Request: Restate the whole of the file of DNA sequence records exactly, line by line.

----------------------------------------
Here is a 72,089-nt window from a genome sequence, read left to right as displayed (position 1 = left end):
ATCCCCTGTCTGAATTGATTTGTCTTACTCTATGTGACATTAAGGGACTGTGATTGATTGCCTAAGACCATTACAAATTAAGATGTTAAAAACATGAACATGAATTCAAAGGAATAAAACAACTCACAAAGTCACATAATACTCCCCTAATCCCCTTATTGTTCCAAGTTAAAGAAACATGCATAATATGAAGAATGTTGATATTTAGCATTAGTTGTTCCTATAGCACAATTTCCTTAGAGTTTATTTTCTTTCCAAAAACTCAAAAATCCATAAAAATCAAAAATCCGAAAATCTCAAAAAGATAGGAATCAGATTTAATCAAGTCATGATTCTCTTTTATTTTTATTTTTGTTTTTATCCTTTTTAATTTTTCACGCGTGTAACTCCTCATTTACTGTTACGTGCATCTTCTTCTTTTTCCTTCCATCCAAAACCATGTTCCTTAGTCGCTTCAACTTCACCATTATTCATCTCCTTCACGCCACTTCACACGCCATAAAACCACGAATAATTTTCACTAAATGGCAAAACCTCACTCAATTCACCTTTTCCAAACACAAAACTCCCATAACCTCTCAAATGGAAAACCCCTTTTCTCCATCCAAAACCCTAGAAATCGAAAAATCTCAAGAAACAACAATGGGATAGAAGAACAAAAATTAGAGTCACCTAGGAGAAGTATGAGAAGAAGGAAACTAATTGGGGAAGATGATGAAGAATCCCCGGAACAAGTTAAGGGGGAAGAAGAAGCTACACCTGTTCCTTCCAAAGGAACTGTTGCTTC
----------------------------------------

Here is a 72,089-nt window from a genome sequence, read left to right as displayed (position 1 = left end):
ATCCCCTGTCTGAATTGATTTGTCTTACTCTATGTGACATTAAGGGACTGTGATTGATTGCCTAAGACCATTACAAATTAAGATGTTAAAAACATGAACATGAATTCAAAGGAATAAAACAACTCACAAAGTCACATAATACTCCCCTAATCCCCTTATTGTTCCAAGTTAAAGAAACATGCATAATATGAAGAATGTTGATATTTAGCATTAGTTGTTCCTATAGCACAATTTCCTTAGAGTTTATTTTCTTTCCAAAAACTCAAAAATCCATAAAAATCAAAAATCCGAAAATCTCAAAAAGATAGGAATCAGATTTAATCAAGTCATGATTCTCTTTTATTTTTATTTTTGTTTTTATCCTTTTTAATTTTTCACGCGTGTAACTCCTCATTTACTGTTACGTGCATCTTCTTCTTTTTCCTTCCATCCAAAACCATGTTCCTTAGTCGCTTCAACTTCACCATTATTCATCTCCTTCACGCCACTTCACACGCCATAAAACCACGAATAATTTTCACTAAATGGCAAAACCTCACTCAATTCACCTTTTCCAAACACAAAACTCCCATAACCTCTCAAATGGAAAACCCCTTTTCTCCATCCAAAACCCTAGAAATCGAAAAATCTCAAGAAACAACAATGGGATAGAAGAACAAAAATTAGAGTCACCTAGGAGAAGTATGAGAAGAAGGAAACTAATTGGGGAAGATGATGAAGAATCCCCGGAACAAGTTAAGGGGGAAGAAGAAGCTACACCTGTTCCTTCCAAAGGAACTGTTGCTTC